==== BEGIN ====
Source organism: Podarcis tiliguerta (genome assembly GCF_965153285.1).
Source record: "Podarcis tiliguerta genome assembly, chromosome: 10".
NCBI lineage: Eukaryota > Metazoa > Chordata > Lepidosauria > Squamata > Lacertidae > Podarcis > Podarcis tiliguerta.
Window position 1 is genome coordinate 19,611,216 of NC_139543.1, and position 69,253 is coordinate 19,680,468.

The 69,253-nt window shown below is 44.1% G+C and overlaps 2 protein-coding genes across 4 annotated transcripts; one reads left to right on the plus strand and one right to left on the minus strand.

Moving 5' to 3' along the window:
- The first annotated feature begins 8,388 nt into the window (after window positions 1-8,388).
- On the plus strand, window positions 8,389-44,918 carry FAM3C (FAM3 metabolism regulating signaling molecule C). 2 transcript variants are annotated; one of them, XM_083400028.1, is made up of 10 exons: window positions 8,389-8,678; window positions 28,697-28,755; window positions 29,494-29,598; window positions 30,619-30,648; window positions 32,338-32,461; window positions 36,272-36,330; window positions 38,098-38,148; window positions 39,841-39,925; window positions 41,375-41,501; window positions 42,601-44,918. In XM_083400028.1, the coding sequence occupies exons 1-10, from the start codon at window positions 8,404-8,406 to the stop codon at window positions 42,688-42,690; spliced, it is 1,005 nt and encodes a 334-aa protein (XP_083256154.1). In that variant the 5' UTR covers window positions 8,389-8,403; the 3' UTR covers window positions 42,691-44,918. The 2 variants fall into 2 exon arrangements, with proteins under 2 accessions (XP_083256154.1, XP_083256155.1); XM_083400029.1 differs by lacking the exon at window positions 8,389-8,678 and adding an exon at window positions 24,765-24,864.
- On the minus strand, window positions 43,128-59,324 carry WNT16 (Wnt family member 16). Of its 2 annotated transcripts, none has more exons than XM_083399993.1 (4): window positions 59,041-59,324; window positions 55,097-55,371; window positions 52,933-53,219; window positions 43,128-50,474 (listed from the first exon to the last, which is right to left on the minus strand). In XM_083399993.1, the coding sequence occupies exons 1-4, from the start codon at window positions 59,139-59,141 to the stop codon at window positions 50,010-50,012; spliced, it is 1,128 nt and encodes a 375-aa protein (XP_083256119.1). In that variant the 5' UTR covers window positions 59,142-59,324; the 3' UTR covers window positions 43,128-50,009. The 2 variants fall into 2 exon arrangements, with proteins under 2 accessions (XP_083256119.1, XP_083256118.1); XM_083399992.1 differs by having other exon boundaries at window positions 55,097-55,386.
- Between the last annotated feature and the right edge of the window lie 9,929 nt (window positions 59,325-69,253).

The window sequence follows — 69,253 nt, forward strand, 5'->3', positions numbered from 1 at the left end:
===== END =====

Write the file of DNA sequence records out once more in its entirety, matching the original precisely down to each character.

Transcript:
Source organism: Podarcis tiliguerta (genome assembly GCF_965153285.1).
Source record: "Podarcis tiliguerta genome assembly, chromosome: 10".
NCBI lineage: Eukaryota > Metazoa > Chordata > Lepidosauria > Squamata > Lacertidae > Podarcis > Podarcis tiliguerta.
Window position 1 is genome coordinate 19,611,216 of NC_139543.1, and position 69,253 is coordinate 19,680,468.

The 69,253-nt window shown below is 44.1% G+C and overlaps 2 protein-coding genes across 4 annotated transcripts; one reads left to right on the plus strand and one right to left on the minus strand.

Moving 5' to 3' along the window:
- The first annotated feature begins 8,388 nt into the window (after window positions 1-8,388).
- On the plus strand, window positions 8,389-44,918 carry FAM3C (FAM3 metabolism regulating signaling molecule C). 2 transcript variants are annotated; one of them, XM_083400028.1, is made up of 10 exons: window positions 8,389-8,678; window positions 28,697-28,755; window positions 29,494-29,598; window positions 30,619-30,648; window positions 32,338-32,461; window positions 36,272-36,330; window positions 38,098-38,148; window positions 39,841-39,925; window positions 41,375-41,501; window positions 42,601-44,918. In XM_083400028.1, the coding sequence occupies exons 1-10, from the start codon at window positions 8,404-8,406 to the stop codon at window positions 42,688-42,690; spliced, it is 1,005 nt and encodes a 334-aa protein (XP_083256154.1). In that variant the 5' UTR covers window positions 8,389-8,403; the 3' UTR covers window positions 42,691-44,918. The 2 variants fall into 2 exon arrangements, with proteins under 2 accessions (XP_083256154.1, XP_083256155.1); XM_083400029.1 differs by lacking the exon at window positions 8,389-8,678 and adding an exon at window positions 24,765-24,864.
- On the minus strand, window positions 43,128-59,324 carry WNT16 (Wnt family member 16). Of its 2 annotated transcripts, none has more exons than XM_083399993.1 (4): window positions 59,041-59,324; window positions 55,097-55,371; window positions 52,933-53,219; window positions 43,128-50,474 (listed from the first exon to the last, which is right to left on the minus strand). In XM_083399993.1, the coding sequence occupies exons 1-4, from the start codon at window positions 59,139-59,141 to the stop codon at window positions 50,010-50,012; spliced, it is 1,128 nt and encodes a 375-aa protein (XP_083256119.1). In that variant the 5' UTR covers window positions 59,142-59,324; the 3' UTR covers window positions 43,128-50,009. The 2 variants fall into 2 exon arrangements, with proteins under 2 accessions (XP_083256119.1, XP_083256118.1); XM_083399992.1 differs by having other exon boundaries at window positions 55,097-55,386.
- Between the last annotated feature and the right edge of the window lie 9,929 nt (window positions 59,325-69,253).

The window sequence follows — 69,253 nt, forward strand, 5'->3', positions numbered from 1 at the left end: